Update:  I have read that Argonaut may be interested in the $500 million of tax losses.  These are tricky to use, and only Argonaut of all potential buyers could reasonably make use of them.  These might be worth $150 million in avoided taxes, so the $75 million price might make sense.  If Argonaut pulls this off, it would mean that the decision to accept their $75 million in financing is even more costly to the taxpayers.  Not only did they miss out on whatever value might be in the company, but it also created the opportunity for $150 million in tax avoidance that comes right out of Uncle Sam's coffers.

When Investors Have Police Forces

I have argued many times that private investors, over the long haul, will make better investment choices than the government, in part because they have better incentives and information to guide their decision-making.  The straw-man argument against this is to point out anecdotes of failed private investments.  Heck, I can do that. famously blew through $300 million of private capital with a corporate strategy that never made much sense to people.

The investors were chagrined, and probably learned a lesson from their mistake.  Certainly most of us thought the blame, if blame existed, for the debacle rested on the investors for pouring money into a bad proposition.  Certainly no one accused the management of fraud -- I am sure they were diligently, honestly trying to make the company a success, even if they were misguided as to where that success lay.

As it turned out, everyone, not just the investors, learned from the mistake.  The failure was an important driver in an industry-wide rethink as to what a successful Internet business model might look like.  This benefit only came because people were willing to acknowledge not just that the investment was flawed, but that it represented a systematic mistake that was being made vis a vis Internet startup investments.

Now, consider solar manufacturer Solyndra.  It failed this week, likely taking with it most of $535 million in taxpayer money that the Obama Administration was so eager to give them that it short-cutted its internal processes to fork over the cash more quickly.

Many of us on the outside would love to see the government rethink such investments in a systematic way, and reconsider if it is even possible for the government to make such investments, and in particular whether "green jobs" investments make any sense at all.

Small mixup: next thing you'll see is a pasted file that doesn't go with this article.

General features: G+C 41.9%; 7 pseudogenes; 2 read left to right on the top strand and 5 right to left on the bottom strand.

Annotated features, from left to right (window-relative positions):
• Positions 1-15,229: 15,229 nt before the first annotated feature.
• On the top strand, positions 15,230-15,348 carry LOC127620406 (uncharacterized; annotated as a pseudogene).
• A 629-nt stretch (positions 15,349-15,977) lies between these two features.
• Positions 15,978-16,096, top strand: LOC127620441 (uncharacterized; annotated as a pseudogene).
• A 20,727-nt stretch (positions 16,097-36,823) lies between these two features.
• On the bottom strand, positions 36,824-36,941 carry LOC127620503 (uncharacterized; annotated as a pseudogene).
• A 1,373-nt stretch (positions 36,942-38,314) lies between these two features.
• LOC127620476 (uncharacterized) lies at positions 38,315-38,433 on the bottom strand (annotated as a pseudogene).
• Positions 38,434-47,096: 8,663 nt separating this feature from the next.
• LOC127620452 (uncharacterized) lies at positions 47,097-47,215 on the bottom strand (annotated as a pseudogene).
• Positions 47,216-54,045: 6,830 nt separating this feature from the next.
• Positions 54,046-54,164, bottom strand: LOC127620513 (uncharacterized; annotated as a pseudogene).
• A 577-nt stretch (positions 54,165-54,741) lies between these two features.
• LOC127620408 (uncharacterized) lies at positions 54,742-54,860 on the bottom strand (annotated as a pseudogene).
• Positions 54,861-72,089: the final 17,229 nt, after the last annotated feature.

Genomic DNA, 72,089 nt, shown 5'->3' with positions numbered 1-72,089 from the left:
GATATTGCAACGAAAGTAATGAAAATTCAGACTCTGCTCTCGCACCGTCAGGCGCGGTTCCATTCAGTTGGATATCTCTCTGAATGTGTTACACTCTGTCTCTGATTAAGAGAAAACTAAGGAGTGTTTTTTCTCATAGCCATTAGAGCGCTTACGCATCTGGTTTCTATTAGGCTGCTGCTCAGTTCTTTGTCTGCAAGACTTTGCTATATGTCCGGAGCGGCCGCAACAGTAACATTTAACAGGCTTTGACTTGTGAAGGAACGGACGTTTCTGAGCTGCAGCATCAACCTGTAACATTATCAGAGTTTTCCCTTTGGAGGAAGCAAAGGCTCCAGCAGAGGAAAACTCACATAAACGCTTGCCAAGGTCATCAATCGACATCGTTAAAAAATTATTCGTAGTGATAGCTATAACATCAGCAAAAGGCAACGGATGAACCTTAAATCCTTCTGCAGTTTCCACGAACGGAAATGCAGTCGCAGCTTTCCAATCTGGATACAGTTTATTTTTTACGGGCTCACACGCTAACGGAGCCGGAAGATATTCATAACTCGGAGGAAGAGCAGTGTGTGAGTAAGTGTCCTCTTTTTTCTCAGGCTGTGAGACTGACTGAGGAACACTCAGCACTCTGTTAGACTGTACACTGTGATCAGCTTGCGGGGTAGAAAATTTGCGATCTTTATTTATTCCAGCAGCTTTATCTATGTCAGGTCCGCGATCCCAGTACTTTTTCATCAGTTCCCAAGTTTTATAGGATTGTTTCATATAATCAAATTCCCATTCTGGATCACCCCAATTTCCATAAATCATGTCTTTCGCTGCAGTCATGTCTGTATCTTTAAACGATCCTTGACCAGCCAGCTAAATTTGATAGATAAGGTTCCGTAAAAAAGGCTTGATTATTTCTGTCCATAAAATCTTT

But the likelihood of that kind of introspection happening in the public world is about zero, and my bet is that Obama is going to propose more of the same tonight in his speech.

In fact, the Department of Energy (the source of the loan) and the FBI have today sent armed agents into Solyndra looking for evidence of fraud.   While Zero Hedge argues that fraud would be bad for Obama, in fact I think it would probably be the best possible outcome and one he is hoping for.  If he can say, "wow, you and I both got tricked here by some evil folks we are going to put in jail" it deflects attention from the fact that he put a half billion dollars of taxpayer money into a business plan that never made a lick of sense.

Another me-too solar manufacturer with a factory in California of all places was never going to compete in a global commodity market.  This company's plan was always to sell dollars for 50 cents and to make it up on volume.  I don't see how any investor thought this was going to work.  My guess is that the private investors didn't know much about solar and invested because it had a certain hip-ness to it, or less charitably, they knew it never made sense but hoped that Uncle Sam, once it was already in for a half billion, would keep more money flowing or perhaps agree to buy out their production at above market prices.

There may have indeed been fraud, but as in the case of, it is perfectly possible no real internal fraud existed and they ran through a ton of money against a stupid business plan that should never have been funded.  Obama would greatly prefer to call it fraud rather than his own failure of judgement.  As an aside, Fannie and Freddie are pursuing exactly the same course in suing banks, arguing that they were defrauded by the banks in buying mortgages, a fairly laughable proposition in the great scheme of things when one considers Fannie and Freddie were at the forefront of the industry in driving down lending standards and promoting the expansion of the mortgage market.